This week Amazon.com announced that digital downloads had overtaken paperback sales in the UK. Ebook sales surpassed hardback and paperback sales in the US since last year. The rise of mobile digital technology, Ebook readers, tablets and smart phones means that reading online is now the norm. So what are the implications for corporate publishing? Should electronics and engineering firms abandon the paper-based corporate magazine, manual and product catalogue? Is print still a viable option for technology publishing?
Catalogues, product brochures and manuals
Printed product catalogues were the first casualties of the rise of digital publishing as companies showcased their wares on websites. The benefits are obvious. Websites can respond much more quickly to changes in stock, special offers and featured products, with ecommerce allowing for online purchases. Print catalogues still had their place due to their portability and accessibility. Not every engineer had access to a desktop computer and a catalogue could be kept close at hand in a workshop. The arrival of smartphones has changed this. As smartphones proliferate, phone and tablet friendly websites will take the place of printed product brochures.
Have you noticed how small the boxes are that contain consumer electronics these days? A few years ago the manuals and instructions that accompanied new technology weighed more than the kit. Unbox hardware now and all you find is a postcard with the web address of the digital manual, demonstration videos and a forum for support and FAQs. This provides new challenges to technology business communications, as electronics firms need experts to moderate these forums and regularly provide online advice, while preserving brand identity. The roles of corporate communications officer and customer service executive are merging. A printed manual could never provide as rich an experience for the customer but it may be easier to manage logistically and politically as the impact on the business processes and company structure is sigificant. For some products a simple printed instruction leaflet is all that is required. A list of included parts and a diagram will suffice. Technology firms need to consider the context and their customers’ expectations.
For larger technology and electronics companies internal communications take place via corporate intranets with staff contributing content to secure social and/or business networks as part of that intranet. A printed, quarterly internal company magazine may still find its way into the internal mail but this printed publication’s function is no longer required to engage and inform staff. Its role now is to reaffirm the company’s brand identity, ethos and mission to its employees. More and more businesses are publishing the company magazine digitally. Most engineering firms simply export a pdf version of a magazine that has been designed for print and distribute as an email attachment. This misses the opportunity to exploit the full potential of mobile devices. A truly digital edition should be formatted in a manner that is easy to read on as many devices as possible; android, Apple and Blackberry devices using different software like newsreaders, aggregators and websites. It should include live, dynamic content and newsfeeds. To make it easy for readers to consume on screen, there needs to be a shift from text to graphics, from paragraphs of long sentences to brief, pithy statements. The potential for audio and video, staff contributions and feedback should be exploited. Forward thinking corporate communications departments release their company magazines as an app, accessible via employees’ own devices. Digital publishing software is not expensive but there is a recruitment and staff development challenge to technology firms trying to keep up with these developments. Designing and writing for digital publications on mobile devices requires very different skills to those traditionally required. This episode from Adobe TV presents some digital corporate communications casestudies, looking at publishing for tablets and mobile devices.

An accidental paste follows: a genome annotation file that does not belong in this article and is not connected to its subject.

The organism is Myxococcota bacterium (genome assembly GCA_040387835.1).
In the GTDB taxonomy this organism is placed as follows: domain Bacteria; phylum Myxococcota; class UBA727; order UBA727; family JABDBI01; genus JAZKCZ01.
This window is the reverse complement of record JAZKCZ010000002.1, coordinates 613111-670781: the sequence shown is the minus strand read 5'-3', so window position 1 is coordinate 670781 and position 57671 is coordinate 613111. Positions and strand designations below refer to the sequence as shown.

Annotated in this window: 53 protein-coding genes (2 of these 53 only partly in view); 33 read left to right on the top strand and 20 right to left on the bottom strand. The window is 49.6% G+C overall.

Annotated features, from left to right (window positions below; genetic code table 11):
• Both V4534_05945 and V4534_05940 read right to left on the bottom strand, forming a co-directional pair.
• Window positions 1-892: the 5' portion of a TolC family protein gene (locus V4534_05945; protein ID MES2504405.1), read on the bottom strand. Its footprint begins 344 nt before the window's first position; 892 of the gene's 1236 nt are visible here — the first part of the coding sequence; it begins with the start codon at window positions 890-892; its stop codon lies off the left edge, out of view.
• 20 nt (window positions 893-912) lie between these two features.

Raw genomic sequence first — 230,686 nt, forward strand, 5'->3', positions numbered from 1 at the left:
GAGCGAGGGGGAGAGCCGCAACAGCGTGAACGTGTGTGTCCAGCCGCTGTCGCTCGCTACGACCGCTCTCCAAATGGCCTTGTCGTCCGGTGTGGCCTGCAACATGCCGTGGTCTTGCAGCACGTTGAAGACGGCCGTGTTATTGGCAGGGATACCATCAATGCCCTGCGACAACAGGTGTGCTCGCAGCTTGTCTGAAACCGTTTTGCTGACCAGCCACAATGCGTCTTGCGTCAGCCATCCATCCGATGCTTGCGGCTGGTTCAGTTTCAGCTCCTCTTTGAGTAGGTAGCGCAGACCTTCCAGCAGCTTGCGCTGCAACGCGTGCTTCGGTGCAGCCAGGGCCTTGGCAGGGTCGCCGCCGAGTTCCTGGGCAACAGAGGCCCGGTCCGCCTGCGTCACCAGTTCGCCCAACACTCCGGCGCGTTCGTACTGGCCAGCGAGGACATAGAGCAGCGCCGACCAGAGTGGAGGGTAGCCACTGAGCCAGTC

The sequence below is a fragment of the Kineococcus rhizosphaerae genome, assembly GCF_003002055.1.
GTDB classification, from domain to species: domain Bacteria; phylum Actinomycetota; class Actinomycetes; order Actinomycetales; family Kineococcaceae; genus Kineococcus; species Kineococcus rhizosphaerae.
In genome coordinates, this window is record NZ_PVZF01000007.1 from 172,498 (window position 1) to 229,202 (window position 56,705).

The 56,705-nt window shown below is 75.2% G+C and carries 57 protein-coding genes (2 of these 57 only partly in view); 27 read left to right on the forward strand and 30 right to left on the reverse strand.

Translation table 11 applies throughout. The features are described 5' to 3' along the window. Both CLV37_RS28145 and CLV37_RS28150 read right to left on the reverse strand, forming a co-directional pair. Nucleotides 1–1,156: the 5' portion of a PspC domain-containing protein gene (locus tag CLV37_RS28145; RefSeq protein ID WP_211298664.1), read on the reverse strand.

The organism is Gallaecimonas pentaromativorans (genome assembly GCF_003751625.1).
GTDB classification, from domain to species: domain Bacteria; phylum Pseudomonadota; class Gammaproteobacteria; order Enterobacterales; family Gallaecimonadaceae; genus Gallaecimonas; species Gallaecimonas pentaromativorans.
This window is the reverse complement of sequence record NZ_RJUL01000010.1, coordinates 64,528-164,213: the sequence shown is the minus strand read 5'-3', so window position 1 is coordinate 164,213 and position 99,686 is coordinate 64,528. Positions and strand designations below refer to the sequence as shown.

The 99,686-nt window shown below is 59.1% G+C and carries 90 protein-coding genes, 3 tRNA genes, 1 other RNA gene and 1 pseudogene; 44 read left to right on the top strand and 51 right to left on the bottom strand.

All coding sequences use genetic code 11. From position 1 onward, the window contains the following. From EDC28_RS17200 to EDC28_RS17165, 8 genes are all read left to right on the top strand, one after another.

A few years ago, staff members might have pinned the company magazine up on the notice board, scribbled in the margin or took a photocopy home . Customers would probably turn down page corners of product catalogues to mark potential purchases. Digital editions are open to much more customization and repurposing, sparking online discussions and providing content for employees’ own personal, social networks and allowing customers to discuss and display products to their friends and peers and create scrapbooks and wishlists, publicly allying themselves to brands and attacking others. The success of Fancy.com and Pinterest.com are evidence of the public’s desire to share and showcase their commercial decision making.
As with good PR, a multichannel approach is required for corporate communications. Corporate communicators will need to invest in systems and processes that allow for the representation and repurposing of content across a range of media for a variety of audiences and contexts. Content management will be as important as content creation. Monitoring and managing the life and evolution of that content in the hands of the audience after publication will be the biggest challenge of all.